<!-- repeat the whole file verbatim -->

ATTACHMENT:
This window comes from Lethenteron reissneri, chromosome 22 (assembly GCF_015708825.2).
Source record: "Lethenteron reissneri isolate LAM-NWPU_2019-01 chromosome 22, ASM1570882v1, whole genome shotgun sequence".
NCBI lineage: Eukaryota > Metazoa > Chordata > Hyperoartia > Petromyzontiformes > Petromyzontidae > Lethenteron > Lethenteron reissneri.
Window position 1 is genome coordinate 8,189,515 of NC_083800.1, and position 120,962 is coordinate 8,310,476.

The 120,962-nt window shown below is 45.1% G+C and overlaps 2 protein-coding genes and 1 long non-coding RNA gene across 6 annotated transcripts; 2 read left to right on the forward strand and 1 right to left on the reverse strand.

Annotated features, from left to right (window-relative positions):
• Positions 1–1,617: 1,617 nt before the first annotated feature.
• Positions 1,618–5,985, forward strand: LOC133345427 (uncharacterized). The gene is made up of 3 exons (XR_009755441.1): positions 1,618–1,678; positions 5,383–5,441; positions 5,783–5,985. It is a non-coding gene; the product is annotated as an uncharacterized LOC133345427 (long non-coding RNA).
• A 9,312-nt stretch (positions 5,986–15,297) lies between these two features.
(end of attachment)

This window comes from Lethenteron reissneri, chromosome 22 (assembly GCF_015708825.2).
Source record: "Lethenteron reissneri isolate LAM-NWPU_2019-01 chromosome 22, ASM1570882v1, whole genome shotgun sequence".
NCBI lineage: Eukaryota > Metazoa > Chordata > Hyperoartia > Petromyzontiformes > Petromyzontidae > Lethenteron > Lethenteron reissneri.
Window position 1 is genome coordinate 8,189,515 of NC_083800.1, and position 120,962 is coordinate 8,310,476.

The 120,962-nt window shown below is 45.1% G+C and overlaps 2 protein-coding genes and 1 long non-coding RNA gene across 6 annotated transcripts; 2 read left to right on the forward strand and 1 right to left on the reverse strand.

Annotated features, from left to right (window-relative positions):
• Positions 1–1,617: 1,617 nt before the first annotated feature.
• Positions 1,618–5,985, forward strand: LOC133345427 (uncharacterized). The gene is made up of 3 exons (XR_009755441.1): positions 1,618–1,678; positions 5,383–5,441; positions 5,783–5,985. It is a non-coding gene; the product is annotated as an uncharacterized LOC133345427 (long non-coding RNA).
• A 9,312-nt stretch (positions 5,986–15,297) lies between these two features.